Sarah Jane and Rose argue about who has had more experience with the Doctor – references include Pyramids of MarsThe Time WarriorRobot, The Sontaran Experiment, Revenge of the Cybermen, The Android InvasionThe Five Doctors, Death to the Daleks, Genesis of the Daleks, Planet of Evil, Invasion of the Dinosaurs, Terror of the Zygons, The Unquiet Dead, Aliens of London/World War Three, The Empty Child/The Doctor Dances, and Tooth and Claw – and Sarah Jane gets the upper hand with the Loch Ness Monster. They bond over their compared notes about the Doctor – he still strokes parts of the TARDIS! – and the Time Lord is confused by their laughter when he enters the room.

The Krillitanes are rallied to their final phase as Finch seals the school, recalls the students to their hyper-processing class, and offers the rest of the staff as a lunchtime snack. The Doctor finds that the mainframe is fixed with a deadlock seal which the sonic screwdriver cannot breach. Meanwhile, Kenny, the only student not enthralled by the computers, attracts Mickey and K9 for help. While Mickey looks for a way to break down the door, K9 reminds him they are in a car.

Oh, K9. I have missed you.

Rose, Sarah Jane, and the Doctor watch the symbols flash on a large screen. The Doctor works out that the Krillitanes are trying to solve the Skasis Paradigm, the Universal Theory. Whoever solves it can control the building blocks of the universe and all of time and space. The oil is boosting the children’s intelligence, focusing them as a giant processor. Finch arrives with an offer for the Doctor to join them, to change the universe, to save everyone, even restore the Time Lords. In true Sarah Jane fashion, she acts as his the Doctor’s conscience: Pain and loss define them as much as happiness or love; Everything has its time and everything ends, whether a world or a relationship. The Doctor smashes the screen and they all run as Finch rallies the Krillitanes.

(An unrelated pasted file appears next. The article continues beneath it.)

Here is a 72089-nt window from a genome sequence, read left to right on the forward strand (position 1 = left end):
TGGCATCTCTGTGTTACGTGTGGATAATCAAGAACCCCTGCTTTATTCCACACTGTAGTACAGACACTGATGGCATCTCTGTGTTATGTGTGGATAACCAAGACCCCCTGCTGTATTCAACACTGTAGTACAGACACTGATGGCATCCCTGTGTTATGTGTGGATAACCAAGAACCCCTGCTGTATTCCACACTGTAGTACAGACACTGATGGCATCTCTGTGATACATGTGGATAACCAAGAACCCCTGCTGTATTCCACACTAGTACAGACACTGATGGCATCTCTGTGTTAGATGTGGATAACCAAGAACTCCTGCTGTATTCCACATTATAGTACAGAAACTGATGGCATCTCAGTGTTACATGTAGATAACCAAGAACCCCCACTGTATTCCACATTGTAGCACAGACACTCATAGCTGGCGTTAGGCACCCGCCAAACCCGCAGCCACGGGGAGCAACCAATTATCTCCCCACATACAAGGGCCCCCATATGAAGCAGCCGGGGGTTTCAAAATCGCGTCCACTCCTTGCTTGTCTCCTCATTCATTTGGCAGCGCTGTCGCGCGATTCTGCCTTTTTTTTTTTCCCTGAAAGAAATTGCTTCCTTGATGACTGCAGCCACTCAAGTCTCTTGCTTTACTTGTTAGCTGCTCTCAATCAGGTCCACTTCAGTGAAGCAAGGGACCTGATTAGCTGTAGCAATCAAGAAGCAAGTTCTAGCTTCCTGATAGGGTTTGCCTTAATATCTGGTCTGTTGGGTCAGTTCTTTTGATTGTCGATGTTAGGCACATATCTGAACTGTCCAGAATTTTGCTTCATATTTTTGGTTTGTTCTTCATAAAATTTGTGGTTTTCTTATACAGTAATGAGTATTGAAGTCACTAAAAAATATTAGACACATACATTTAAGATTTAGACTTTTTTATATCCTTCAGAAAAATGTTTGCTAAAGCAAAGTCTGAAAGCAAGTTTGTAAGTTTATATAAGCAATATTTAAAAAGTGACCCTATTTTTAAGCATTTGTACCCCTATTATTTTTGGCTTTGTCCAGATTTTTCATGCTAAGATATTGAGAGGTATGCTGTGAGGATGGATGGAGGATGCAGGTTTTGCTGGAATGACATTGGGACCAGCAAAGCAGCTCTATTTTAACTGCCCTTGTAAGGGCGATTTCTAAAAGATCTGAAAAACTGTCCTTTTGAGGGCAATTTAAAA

Mickey crashes through the front doors with Sarah Jane’s car. K9 springs to the rescue and shoots down one of the bats with his blaster. The Doctor tells K9 to hold them off while they retreat, even though his battery is failing. The Krillitane ignore the “shooty dog thing” – hello, Joss Whedon – and pursue the Doctor. The Time Lord realizes that the oil is the solution, and the Krillitanes have changed their physiology so often that even their own oil is toxic to them now. Mickey goes for the kids while the Doctor stuns the bats with the fire alarm.

The barrels have been deadlock sealed, and K9 notes that he can destroy them with one shot from his blaster. Unfortunately, K9 must remain behind to strike the blow. The Doctor protests, but then bids his old friend farewell – “You good dog.” – and leaves. He takes Sarah Jane’s hand to stop her from going back for the robot dog and drags her to safety.

Finch and the bat brethren enter the kitchen in search of the Doctor. K9 shoots the barrel, and Finch snarls: “You bad dog.” K9 replies with, “Affirmative,” as the school explodes. The students cheer, hailing Kenny as the hero who saved the day as Sarah Jane weeps over K9’s sacrifice.